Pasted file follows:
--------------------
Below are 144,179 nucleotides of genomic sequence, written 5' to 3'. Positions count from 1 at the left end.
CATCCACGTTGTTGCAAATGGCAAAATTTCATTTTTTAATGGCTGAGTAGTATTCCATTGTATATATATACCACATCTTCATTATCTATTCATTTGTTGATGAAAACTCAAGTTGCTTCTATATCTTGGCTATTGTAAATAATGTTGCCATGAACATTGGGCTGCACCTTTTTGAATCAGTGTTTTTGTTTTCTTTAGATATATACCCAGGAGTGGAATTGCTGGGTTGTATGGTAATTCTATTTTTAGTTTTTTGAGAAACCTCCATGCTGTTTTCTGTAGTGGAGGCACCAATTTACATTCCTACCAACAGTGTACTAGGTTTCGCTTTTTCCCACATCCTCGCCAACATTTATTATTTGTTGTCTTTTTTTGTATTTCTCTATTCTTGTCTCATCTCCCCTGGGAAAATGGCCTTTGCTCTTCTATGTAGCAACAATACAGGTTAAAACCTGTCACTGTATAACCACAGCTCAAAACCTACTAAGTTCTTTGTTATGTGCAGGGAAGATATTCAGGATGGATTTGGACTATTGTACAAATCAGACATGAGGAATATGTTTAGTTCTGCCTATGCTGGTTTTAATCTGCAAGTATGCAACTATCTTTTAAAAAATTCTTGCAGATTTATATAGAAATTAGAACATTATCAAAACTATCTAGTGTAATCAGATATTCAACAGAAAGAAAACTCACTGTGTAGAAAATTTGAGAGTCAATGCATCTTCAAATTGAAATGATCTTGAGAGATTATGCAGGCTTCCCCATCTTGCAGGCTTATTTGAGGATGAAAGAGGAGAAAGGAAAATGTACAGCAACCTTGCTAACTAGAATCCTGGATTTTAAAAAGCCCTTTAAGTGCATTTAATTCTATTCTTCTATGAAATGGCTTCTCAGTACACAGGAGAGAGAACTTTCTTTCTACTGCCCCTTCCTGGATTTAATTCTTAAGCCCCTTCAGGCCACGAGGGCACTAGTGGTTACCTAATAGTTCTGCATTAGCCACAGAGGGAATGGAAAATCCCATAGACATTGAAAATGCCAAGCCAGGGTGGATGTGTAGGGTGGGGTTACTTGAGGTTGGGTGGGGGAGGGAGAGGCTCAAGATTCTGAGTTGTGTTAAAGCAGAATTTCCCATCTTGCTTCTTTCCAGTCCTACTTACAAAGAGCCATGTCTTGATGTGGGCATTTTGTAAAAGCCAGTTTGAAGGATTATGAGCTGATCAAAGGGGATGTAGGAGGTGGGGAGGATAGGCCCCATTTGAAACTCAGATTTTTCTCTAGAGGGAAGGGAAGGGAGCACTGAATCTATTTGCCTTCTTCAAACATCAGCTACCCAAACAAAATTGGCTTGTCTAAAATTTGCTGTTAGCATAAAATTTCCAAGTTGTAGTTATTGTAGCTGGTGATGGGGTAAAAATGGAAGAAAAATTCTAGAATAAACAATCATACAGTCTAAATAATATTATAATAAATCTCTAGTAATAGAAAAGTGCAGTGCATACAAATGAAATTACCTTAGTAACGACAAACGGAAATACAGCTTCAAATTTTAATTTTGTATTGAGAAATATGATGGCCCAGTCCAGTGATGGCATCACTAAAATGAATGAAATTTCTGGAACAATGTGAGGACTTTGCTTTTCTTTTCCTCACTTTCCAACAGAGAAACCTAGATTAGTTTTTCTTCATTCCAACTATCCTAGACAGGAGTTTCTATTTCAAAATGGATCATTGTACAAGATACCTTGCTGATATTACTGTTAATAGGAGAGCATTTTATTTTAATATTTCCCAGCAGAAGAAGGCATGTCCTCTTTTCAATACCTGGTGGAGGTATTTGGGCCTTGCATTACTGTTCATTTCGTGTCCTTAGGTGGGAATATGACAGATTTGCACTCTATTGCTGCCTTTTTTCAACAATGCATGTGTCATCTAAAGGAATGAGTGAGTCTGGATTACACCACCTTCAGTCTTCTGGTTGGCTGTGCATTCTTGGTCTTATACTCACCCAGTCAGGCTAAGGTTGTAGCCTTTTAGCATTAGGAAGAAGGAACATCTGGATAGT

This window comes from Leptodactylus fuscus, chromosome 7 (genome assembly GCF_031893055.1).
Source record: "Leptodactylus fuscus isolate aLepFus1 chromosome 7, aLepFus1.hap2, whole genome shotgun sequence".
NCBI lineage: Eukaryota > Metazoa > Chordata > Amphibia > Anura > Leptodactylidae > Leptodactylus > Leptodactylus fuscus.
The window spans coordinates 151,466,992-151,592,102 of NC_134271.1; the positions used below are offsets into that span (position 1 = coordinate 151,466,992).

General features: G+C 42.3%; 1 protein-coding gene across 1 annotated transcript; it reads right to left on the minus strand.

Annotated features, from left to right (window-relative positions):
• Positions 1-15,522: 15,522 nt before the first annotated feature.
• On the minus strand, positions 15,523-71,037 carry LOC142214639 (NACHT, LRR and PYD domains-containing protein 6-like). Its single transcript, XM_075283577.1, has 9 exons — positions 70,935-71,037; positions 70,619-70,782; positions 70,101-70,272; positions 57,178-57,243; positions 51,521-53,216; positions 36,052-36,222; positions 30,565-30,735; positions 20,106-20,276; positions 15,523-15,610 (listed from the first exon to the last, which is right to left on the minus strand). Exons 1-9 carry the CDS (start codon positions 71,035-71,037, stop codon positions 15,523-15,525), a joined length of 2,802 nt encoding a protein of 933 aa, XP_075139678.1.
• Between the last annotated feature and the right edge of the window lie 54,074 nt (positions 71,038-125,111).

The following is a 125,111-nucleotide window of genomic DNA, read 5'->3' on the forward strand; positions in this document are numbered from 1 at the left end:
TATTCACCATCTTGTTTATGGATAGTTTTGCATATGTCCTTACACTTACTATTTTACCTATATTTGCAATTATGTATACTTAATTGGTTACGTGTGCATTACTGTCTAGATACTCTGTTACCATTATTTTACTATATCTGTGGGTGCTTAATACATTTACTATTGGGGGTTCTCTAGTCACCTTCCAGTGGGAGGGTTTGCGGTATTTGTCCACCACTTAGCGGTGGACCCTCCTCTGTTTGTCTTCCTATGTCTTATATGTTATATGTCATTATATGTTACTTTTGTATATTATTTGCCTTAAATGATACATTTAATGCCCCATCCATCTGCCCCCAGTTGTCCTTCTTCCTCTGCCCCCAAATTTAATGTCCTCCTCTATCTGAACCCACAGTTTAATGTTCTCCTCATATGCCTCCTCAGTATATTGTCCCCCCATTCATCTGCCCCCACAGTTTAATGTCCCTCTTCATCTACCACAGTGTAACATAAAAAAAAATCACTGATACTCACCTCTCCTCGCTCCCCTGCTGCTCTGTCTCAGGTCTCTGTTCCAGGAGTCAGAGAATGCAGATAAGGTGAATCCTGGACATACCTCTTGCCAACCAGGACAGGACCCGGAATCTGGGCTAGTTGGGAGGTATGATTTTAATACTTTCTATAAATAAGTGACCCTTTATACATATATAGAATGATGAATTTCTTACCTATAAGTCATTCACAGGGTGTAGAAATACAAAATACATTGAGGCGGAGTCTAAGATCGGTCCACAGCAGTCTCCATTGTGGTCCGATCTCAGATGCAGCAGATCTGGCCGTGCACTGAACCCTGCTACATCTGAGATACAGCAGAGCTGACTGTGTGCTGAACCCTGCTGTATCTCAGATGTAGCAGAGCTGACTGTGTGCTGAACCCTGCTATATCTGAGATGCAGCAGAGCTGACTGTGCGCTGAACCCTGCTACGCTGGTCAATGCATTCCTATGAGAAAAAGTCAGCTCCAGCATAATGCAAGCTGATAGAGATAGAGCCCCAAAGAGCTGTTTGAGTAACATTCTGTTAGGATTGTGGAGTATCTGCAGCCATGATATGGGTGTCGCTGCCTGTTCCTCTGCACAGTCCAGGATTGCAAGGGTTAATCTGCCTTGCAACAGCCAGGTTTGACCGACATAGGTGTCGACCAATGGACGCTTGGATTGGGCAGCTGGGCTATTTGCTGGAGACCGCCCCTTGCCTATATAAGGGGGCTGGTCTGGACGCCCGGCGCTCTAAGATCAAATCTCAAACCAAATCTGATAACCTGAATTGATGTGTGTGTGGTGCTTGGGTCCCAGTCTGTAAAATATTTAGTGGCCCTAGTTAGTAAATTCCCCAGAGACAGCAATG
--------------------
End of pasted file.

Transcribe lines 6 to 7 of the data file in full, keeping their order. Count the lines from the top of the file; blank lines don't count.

The window spans coordinates 151,466,992-151,592,102 of NC_134271.1; the positions used below are offsets into that span (position 1 = coordinate 151,466,992).

General features: G+C 42.3%; 1 protein-coding gene across 1 annotated transcript; it reads right to left on the minus strand.